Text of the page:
- Bitcoin was once touted as a replacement for fiat currencies.
- It did not replace them, but it and other crypto currencies have since proven themselves as a store of wealth.
- In less than a decade, crypto currencies have moved from a curiosity to a $3 trillion market.
- For more stories go to www.BusinessInsider.co.za.
About 10-years ago, I'm at a party making small talk with a guy who was telling me how crypto currencies are going to take over the world.
He was trying to convince me that this new thing called Bitcoin would take off, and that it would one day become a real competitor to good old rands and cents.
I scoffed at his views.
I told him he did not understand what he was talking about. To me, Bitcoin sounded like a solution in search of a problem.
I also pointed out that central banks would never allow some unregulated computer code to be used as payment. I reminded him that those who oversaw currencies tended not to want to give up their monopolistic control over them.
To prove my point, I asked him had he bought anything with this so-called currency that was "mined" in his computer.
Out of frustration he told me he did make a purchase. He used a Bitcoin to buy a plastic mold of the Bitcoin symbol.
I vaguely remember asking him: "So you bought a Bitcoin? With your Bitcoin?"
With that reply, for a long time, I thought I had won that debate. Time, however, has since proven my smarmy self-satisfaction to be very wrong.
Bitcoin, and the other crypto currencies like Ethereum and Dogecoin along with the underlying blockchain have emerged as the most influential technologies over the past 20 years.
In less than a decade, crypto currencies have moved from geekish curiosity to a $3 trillion market.
Why was I wrong?
Given the staggering growth of the crypto market, over the years, my hindsight has increasingly haunted me.
Every now and then, I look back and wonder what did I not get about Bitcoin? Where was the fault in my assumptions that led me to believe that there was no real future in crypto?
At the time, my beliefs seemed sound. Crypto currencies were not a reliable unit of accounting, it was a tricky store of value and not widely used as a means of payment.
Put another way would you accept payment in a currency that for a long time had no real value; few people were willing to accept as payment; and would create confusion when it came to recording it in an income statement and balance sheet?
These assumptions seem reasonable, but now I realised my mistake was to think of crypto currencies as an actual currency. I was looking at the likes of Bitcoin and comparing it to rands, pounds and dollars.
Instead of looking at them as currencies, I should have compared it to gold coins like Kruger Rands.
Though a Kruger Rand is made from metal, is a coin, and has the word rand in its name, it's not an actual currency in that it's not a measure of accounting and not widely used as a means of payment.
It is, however, used as a store of wealth, which is where crypto currencies have found their niche.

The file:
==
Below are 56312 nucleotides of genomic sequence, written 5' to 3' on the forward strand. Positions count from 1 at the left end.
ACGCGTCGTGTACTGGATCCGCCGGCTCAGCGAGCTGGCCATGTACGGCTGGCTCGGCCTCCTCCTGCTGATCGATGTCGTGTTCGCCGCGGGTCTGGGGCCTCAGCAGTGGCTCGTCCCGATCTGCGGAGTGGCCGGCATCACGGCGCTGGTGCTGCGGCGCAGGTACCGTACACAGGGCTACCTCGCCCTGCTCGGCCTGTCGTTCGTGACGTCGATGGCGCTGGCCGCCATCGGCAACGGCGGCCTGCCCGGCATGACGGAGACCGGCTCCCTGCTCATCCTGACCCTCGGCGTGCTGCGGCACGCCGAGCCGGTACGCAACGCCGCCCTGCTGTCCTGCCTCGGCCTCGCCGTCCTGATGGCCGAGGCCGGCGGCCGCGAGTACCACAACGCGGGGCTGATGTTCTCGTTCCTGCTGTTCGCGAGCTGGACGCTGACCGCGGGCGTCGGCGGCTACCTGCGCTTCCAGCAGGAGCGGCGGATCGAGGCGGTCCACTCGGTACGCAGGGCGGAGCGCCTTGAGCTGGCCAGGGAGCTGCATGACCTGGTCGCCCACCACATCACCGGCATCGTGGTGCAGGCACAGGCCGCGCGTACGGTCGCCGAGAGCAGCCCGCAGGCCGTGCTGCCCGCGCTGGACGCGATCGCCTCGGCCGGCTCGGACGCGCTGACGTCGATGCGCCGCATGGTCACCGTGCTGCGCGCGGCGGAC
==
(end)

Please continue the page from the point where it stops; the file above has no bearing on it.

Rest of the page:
Though the value of Bitcoin has roller-coasted over the past decade it has overall made dramatic gains in value. A single Bitcoin traded at $1 in February 2011 and is now trading at $47,686.
Looked at this way, it has even outstripped the growth rate of Kruger Rands, which by comparison only trebled in value from R10,800 to about R30,000 over the same period.
The shift to using Bitcoins as a digital Kruger Rand was a steady one. As the brief attempts to use it as fiat currency were abandoned, it was increasingly just seen as a way to get wealthy – through mining them – and to store wealth.
In becoming a wealth creator and store of wealth, Bitcoin had solved the problem it was searching for.
The lesson I've learned was just because I couldn't imagine a use for something, it did not mean there was no use for it.
I did not foresee Bitcoin becoming a store of value. This meant I had a limited understanding of its potential.
The realisation on how I got it wrong meant I'm now fighting my sceptical instincts when it comes to the lasted derivative of the crypt currencies, non fungible tokens (NFTs).
My first reaction NFTs was to look at them and think, why on earth would someone buy a digital good that can't be copied?
But then after some reflection, I thought why would people not take a rare digital good as seriously as they took a rare physical good? Are they not just the digital version of stamps?
Looked at this way, just because it's something I'm not valuing, it did not mean it was something someone else was not valuing.
Overall, I think the biggest lesson I've learned is not to be married to my opinions. I have had to learn to be brave enough to acknowledge when my assumptions were wrong or incomplete, and not to fall into the trap of defending the ridiculous.
And apologies to the guy I argued with at a party in a penthouse on 15 on Orange, in Cape Town 10 years ago, whose name I have long forgotten. You were wrong about Bitcoin replacing the rand but right about taking it seriously.
I hope your early foresight has made you fabulously wealthy.